BWW Reviews: Georgetown Palace Production of MIRACLE ON 34TH STREET is Pure Holiday Magic
It's a Christmas Miracle! With Miracle on 34th Street, the Georgetown Palace Theatre has breathed new life into a loveable but flawed and forgotten musical and in the process has given Austin a sparkling, family-friendly Holiday treat.
The show, originally produced on Broadway in 1963 under the puzzling title Here's Love, closely follows the plot of the film version of Miracle on 34th Street in which the Macy's Department store Santa (Dale Schultz) insists that he is the real Santa Claus, slowly turning Macy's employee Doris Walker (Samantha Ricker Watson) and her skeptic daughter Susan (Anna Lucia Nastase) into believers.
While Meredith Willson's book, music, and lyrics are all serviceable, they fail to match the success of Willson's most well-known work, The Music Man. While you could probably hum "Seventy-Six Trombones" or "The Wells Fargo Wagon" on demand, you'd be hard pressed to do the same with any of the songs here, save for a little ditty called "It's Beginning to Look a Lot Like Christmas." The script also has a few flaws here and there, namely the length and the almost complete absence of the character of Susan in the second act.
Yet despite the issues posed by the material, the cast and crew of the Georgetown Palace salvages the show and turns it into a gem. Director Ron Watson keeps the show moving along and focuses on the whimsical, magical aspects of the story. The choreography by Danny Herman and Rocker Verastique is exceptionally glitzy and dazzling, especially in Macy's Parade inspired opening number. Dylan Rocamora's lighting is charming, the seven-piece band led by Lannes Hilboldt is exceptional, and the costumes by Ramona Haass are all beautiful and period-appropriate. With a cast of 40 and a large amount of costume changes, keeping everyone dressed to the nines is quite a feat. But among the crew, Set Designer Barb Jernigan and Video Designer Rich Simms deserve the most praise. This show is chock full of sets, all of which fill every inch of the intimate Georgetown stage, and the videos and projections by Simms add complement the set wonderfully. His projections are delightfully clever, especially the ones used during the opening scene at the Macy's Parade and in another sequence in which Santa leads Macy's customers to Gimble's Department Store by way of the subway system.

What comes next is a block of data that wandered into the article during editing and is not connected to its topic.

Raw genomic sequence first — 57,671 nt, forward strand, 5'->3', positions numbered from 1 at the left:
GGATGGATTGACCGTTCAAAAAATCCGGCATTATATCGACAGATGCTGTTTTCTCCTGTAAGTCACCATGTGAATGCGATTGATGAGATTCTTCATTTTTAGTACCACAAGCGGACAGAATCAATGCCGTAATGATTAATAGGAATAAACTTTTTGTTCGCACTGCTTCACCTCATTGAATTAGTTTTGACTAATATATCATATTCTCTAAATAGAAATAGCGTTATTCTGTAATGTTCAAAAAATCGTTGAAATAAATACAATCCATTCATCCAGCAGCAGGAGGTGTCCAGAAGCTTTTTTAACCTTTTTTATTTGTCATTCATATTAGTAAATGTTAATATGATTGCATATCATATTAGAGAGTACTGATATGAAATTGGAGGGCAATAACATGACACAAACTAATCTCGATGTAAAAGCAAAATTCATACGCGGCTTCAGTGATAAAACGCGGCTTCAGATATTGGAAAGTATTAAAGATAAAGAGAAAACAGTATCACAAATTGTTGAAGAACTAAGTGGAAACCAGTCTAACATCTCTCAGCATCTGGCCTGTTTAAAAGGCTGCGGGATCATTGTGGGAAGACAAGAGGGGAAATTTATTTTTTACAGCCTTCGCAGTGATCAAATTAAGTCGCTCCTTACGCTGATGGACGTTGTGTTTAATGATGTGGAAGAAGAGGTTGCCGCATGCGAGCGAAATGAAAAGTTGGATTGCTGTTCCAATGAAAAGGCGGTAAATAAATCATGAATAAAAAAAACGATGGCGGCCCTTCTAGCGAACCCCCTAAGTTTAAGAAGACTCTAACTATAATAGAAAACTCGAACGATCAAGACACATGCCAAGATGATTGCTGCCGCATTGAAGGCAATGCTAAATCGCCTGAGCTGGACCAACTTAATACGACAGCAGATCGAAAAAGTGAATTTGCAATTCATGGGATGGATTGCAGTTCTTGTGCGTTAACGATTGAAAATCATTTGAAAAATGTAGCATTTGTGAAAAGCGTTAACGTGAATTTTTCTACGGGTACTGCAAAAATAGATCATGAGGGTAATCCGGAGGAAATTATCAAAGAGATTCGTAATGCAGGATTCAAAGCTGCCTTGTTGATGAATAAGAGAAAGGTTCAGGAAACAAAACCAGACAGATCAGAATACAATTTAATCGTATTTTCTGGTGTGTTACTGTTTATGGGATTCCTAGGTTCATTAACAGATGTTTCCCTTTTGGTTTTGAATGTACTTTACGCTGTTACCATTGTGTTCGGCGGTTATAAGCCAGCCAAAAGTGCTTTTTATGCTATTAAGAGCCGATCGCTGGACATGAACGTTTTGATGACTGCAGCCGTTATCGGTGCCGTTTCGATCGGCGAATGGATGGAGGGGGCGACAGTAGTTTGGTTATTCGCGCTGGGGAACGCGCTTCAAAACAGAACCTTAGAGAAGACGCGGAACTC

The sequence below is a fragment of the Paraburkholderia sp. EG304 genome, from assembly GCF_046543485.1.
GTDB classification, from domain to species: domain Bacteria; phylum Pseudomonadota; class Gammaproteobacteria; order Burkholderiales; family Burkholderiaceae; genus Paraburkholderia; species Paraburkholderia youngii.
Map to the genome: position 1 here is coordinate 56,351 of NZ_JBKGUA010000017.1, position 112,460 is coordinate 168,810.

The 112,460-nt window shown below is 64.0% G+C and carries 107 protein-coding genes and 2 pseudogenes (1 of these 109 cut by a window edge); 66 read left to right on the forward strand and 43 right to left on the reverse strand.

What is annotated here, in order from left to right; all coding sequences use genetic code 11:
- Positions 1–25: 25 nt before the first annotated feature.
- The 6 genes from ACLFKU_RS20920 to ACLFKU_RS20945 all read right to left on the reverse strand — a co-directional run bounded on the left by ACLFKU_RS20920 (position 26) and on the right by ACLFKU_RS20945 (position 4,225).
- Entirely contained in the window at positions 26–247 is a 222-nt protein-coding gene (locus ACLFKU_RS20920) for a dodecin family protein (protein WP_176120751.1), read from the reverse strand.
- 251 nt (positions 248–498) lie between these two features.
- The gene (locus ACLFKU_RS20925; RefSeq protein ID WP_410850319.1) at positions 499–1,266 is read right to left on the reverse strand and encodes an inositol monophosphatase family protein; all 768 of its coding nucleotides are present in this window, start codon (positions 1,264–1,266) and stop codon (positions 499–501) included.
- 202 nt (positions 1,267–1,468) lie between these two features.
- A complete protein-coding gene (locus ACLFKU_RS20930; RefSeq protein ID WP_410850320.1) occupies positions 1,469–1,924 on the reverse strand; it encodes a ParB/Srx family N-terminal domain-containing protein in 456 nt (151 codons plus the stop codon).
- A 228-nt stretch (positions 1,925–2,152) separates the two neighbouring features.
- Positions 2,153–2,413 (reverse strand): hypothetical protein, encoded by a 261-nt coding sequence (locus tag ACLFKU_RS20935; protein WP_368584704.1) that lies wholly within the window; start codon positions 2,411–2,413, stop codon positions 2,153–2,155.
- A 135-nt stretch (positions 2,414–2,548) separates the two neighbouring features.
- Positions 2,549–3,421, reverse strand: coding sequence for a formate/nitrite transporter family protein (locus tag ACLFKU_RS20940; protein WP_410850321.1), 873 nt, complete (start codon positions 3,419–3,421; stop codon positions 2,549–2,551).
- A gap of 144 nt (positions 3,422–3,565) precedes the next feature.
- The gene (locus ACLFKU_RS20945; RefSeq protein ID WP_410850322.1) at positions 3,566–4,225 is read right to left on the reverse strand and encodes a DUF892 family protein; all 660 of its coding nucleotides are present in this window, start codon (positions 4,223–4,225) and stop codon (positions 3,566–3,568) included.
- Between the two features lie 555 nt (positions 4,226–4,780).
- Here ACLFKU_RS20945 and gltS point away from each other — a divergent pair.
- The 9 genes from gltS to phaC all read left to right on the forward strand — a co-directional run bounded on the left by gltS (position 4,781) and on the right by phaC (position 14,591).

Adding to the experience is the remarkable cast which easily fits into the lush, wondrous world created by the creative team. The ensemble is fantastic, the children's ensemble is downright adorable, and the leads are all fantastic. As Fred Gaily, Santa's lawyer and the neighbor/love interest to Doris, Jared M. Hill possesses a strong singing voice. As the divorcée Ms. Walker, Samantha Ricker Watson is exceptional. While Ms. Walker may not be as well-developed or juicy as Willson's other sader-but-wiser girl, Marian the Librarian, Ricker Watson makes the most of the character. Anna Lucia Nastase proves to be a young actress to watch with the role of Susan. She is precocious but charming and thoroughly delightful.
But the two most memorable performances come from Robert Josef Cross as the Macy's Toy Department Manager, Marvin Shellhammer and Dale Shultz as Kris Kringle. Mr. Cross gives a campy, over-the-top, and hysterical performance as Shellhammer. The fact that he looks like John Waters and sounds like Paul Lynde makes for a ridiculously fun performance, and he chews scenery like nobody's business. And Mr. Shultz is completely endearing and believable as Kris Kringle. With his perfect look, his booming voice, and his kind, loveable nature, Mr. Shultz is Santa Claus. He's so good, his performance makes it somewhat difficult to stomach that so many of the characters around him don't believe that he is Santa Claus.
While the material has its problems, the current Georgetown Palace production of Miracle on 34th Street is an enchanted Holiday masterpiece that both children and adults will enjoy.
Yes, Virginia, there is a Santa Claus, and you can see him at the Georgetown Palace.